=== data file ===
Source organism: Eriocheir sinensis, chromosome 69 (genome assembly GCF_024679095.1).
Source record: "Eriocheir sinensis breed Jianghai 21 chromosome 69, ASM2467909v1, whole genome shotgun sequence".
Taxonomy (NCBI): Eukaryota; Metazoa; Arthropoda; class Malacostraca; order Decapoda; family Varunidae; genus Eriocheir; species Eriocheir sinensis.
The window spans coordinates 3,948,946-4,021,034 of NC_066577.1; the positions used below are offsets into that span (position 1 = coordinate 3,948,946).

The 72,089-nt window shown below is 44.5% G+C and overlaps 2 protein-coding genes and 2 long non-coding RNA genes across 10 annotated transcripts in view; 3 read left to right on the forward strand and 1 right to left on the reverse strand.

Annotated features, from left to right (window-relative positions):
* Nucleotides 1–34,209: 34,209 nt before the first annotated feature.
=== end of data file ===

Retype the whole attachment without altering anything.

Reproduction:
Source organism: Eriocheir sinensis, chromosome 69 (genome assembly GCF_024679095.1).
Source record: "Eriocheir sinensis breed Jianghai 21 chromosome 69, ASM2467909v1, whole genome shotgun sequence".
Taxonomy (NCBI): Eukaryota; Metazoa; Arthropoda; class Malacostraca; order Decapoda; family Varunidae; genus Eriocheir; species Eriocheir sinensis.
The window spans coordinates 3,948,946-4,021,034 of NC_066577.1; the positions used below are offsets into that span (position 1 = coordinate 3,948,946).

The 72,089-nt window shown below is 44.5% G+C and overlaps 2 protein-coding genes and 2 long non-coding RNA genes across 10 annotated transcripts in view; 3 read left to right on the forward strand and 1 right to left on the reverse strand.

Annotated features, from left to right (window-relative positions):
* Nucleotides 1–34,209: 34,209 nt before the first annotated feature.